Japanese
attitudes and returned to the world stage most unexpectedly. The publicity about Japan since 1989
behaviors around has mostly been negative. The birthrate was falling, the population graying, a social
change, we need security crisis loomed, bureaucratic rigidities seemed to rule out exible adjustments,
to understand
Japanese history.
the lifetime employment system had broken down. What was left, quite simply, was
To understand renewal. Japans reformers have regained the high ground. Consumer condence has
Japanese history, returned. Wages and stock prices are rising. Moreover, Japanese automakers are clearly
it is important to
in better shape than GM and Ford.
understand the
notion of bushido, Japans rebirth is no uke. Japan has been reinventing itself for centuries and has a unique
or the Way of
the Samurai. cultural model for renaissance. A recent survey of Japanese business people found that
they are even more likely than Americans to:
Japans Business Renaissance Copyright 2006 getAbstract 2 of 5
Stress strategy instead of efciency, and break norms.
Were already
starting to see
Learn new ways from other countries and cultures.
some attitudes Emphasize the value of uniqueness and distinctiveness.
that y in the Stress the importance of protability.
face of the Blame senior management for a worker malpractice.
usual stereotype
about Japanese Compete instead of collaborate.
belief systems. Criticize authority and claim to be participating in an organizational revolution.
On a survey
ofbusiness The Catalytic Event
people, we found
that Japanese Organizations do not change easily. Most change only in response to some catalytic event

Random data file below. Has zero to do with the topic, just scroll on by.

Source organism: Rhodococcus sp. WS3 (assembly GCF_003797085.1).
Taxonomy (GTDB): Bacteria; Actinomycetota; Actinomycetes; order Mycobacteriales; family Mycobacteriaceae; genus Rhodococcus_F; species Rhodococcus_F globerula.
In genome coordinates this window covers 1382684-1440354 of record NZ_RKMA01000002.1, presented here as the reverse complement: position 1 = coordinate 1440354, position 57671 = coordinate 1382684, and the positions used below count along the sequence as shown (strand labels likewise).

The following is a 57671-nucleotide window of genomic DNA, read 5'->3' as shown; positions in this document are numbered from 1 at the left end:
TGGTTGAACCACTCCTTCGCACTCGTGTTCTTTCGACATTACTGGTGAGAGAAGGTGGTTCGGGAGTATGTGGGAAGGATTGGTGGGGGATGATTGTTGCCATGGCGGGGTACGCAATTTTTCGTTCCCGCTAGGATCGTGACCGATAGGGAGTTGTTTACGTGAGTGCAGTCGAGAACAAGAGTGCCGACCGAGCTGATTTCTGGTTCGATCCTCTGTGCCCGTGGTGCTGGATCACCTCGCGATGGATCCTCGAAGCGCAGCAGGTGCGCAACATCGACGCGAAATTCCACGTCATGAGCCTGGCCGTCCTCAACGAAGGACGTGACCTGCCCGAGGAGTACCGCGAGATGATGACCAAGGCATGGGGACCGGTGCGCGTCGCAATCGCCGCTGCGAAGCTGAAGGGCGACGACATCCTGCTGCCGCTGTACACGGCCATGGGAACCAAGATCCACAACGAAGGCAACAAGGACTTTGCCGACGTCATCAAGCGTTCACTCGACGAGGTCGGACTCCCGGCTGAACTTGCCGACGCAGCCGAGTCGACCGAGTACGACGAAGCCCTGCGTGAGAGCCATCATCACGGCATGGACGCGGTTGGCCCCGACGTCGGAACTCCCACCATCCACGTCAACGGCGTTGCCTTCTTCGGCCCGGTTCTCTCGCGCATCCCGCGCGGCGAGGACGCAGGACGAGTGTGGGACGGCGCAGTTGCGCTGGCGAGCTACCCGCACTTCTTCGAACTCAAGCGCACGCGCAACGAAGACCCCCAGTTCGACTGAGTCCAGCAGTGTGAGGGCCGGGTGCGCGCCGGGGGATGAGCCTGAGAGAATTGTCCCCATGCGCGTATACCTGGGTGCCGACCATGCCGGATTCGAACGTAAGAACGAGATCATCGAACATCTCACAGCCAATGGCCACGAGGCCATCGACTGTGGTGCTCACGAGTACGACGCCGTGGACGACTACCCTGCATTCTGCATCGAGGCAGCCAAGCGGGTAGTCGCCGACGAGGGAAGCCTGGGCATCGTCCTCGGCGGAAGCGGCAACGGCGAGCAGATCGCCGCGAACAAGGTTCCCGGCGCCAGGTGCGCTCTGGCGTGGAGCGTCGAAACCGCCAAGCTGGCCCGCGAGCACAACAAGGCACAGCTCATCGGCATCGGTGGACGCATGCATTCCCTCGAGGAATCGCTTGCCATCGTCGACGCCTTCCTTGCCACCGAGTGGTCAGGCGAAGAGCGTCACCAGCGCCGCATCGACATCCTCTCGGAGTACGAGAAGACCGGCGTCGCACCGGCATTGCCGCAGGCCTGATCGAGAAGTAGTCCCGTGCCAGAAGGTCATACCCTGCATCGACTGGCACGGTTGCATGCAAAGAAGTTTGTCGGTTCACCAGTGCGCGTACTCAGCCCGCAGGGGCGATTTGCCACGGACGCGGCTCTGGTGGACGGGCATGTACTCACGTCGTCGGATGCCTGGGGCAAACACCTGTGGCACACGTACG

were more likely that changes the framework for doing business, such as a takeover, new competition, eco-
to respond in nomic slowdown or the death of a CEO. Such events have a way of catching any company
ways one might
have thought were or society off guard. None of us are really looking for them. After cataclysmic events,
more traditionally companies must renew themselves. They typically pass through a four-phase process in a
American. cycle of renewal that may take as few as seven or as many as 20 years. The phases are:
1. Gaming After a catalytic event, the company must gather information, and engage
in scenario thinking and war game planning to develop choices of ways to change.
2. Framing After the gaming, leaders can get a bearing on their new circumstances and
There is a greater frame them in the context of an organizational action plan. At this stage, corporate
willingness in positioning is essential, and leaders begin to set goals, identify targets and objectives,
Japan to accept
setbacks simply
and develop execution capability. Japanese organizations tend to spend much more
as part of life... time framing than do their Western counterparts, since the Japanese decision-making
as temporary and system aims at consensus and seeks the support of every member of the company.
not necessarily 3. Claiming In this phase, the organization must look internally and execute necessary
as signs of a
permanent change. Japanese corporations, having lingered in the framing phase, move rapidly
downward trend. through the claiming process. Western companies frame very quickly and hope to
get the organization aligned with the necessary changes during the claiming phase.
4. Taming The taming phase is much less traumatic than the rst three phases, and
involves small, ongoing adjustments. Companies stay in this phase as long as they
can, but new catalytic events are inevitable, sooner or later. Therefore, even during
When the status
the taming phase really successful companies watch for new potential threats, and
quo is disrupted
in any society, keep their gaming mindset somewhat engaged.
everyone begins
to look for ways As a nation, Japan mastered the art of renewal by alternating between being closed to
that they can take the world and then opening up again. The Tokogawa era brought military government
advantage of the to Japan and cloistered the island nation. The mid-nineteenth century Meiji restoration
new emerging
world order.
launched a cultural revolution, making Japan an active member of the modern community
of nations. In the twentieth century, the Taisho and early Showa periods brought closure
again, as Japan pushed out foreigners, curtailed democracy, controlled its media and